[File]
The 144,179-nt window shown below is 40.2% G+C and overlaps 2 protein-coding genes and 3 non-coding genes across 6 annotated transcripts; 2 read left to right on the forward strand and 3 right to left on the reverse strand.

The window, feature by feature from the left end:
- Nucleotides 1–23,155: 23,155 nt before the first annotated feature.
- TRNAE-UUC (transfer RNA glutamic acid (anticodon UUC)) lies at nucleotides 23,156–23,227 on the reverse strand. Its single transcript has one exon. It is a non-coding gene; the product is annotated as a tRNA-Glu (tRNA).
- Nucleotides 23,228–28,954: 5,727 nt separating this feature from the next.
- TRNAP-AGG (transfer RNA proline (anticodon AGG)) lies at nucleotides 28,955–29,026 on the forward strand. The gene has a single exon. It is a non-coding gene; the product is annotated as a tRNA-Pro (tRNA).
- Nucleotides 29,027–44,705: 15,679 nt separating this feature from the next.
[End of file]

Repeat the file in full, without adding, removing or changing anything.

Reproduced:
The 144,179-nt window shown below is 40.2% G+C and overlaps 2 protein-coding genes and 3 non-coding genes across 6 annotated transcripts; 2 read left to right on the forward strand and 3 right to left on the reverse strand.

The window, feature by feature from the left end:
- Nucleotides 1–23,155: 23,155 nt before the first annotated feature.
- TRNAE-UUC (transfer RNA glutamic acid (anticodon UUC)) lies at nucleotides 23,156–23,227 on the reverse strand. Its single transcript has one exon. It is a non-coding gene; the product is annotated as a tRNA-Glu (tRNA).
- Nucleotides 23,228–28,954: 5,727 nt separating this feature from the next.
- TRNAP-AGG (transfer RNA proline (anticodon AGG)) lies at nucleotides 28,955–29,026 on the forward strand. The gene has a single exon. It is a non-coding gene; the product is annotated as a tRNA-Pro (tRNA).
- Nucleotides 29,027–44,705: 15,679 nt separating this feature from the next.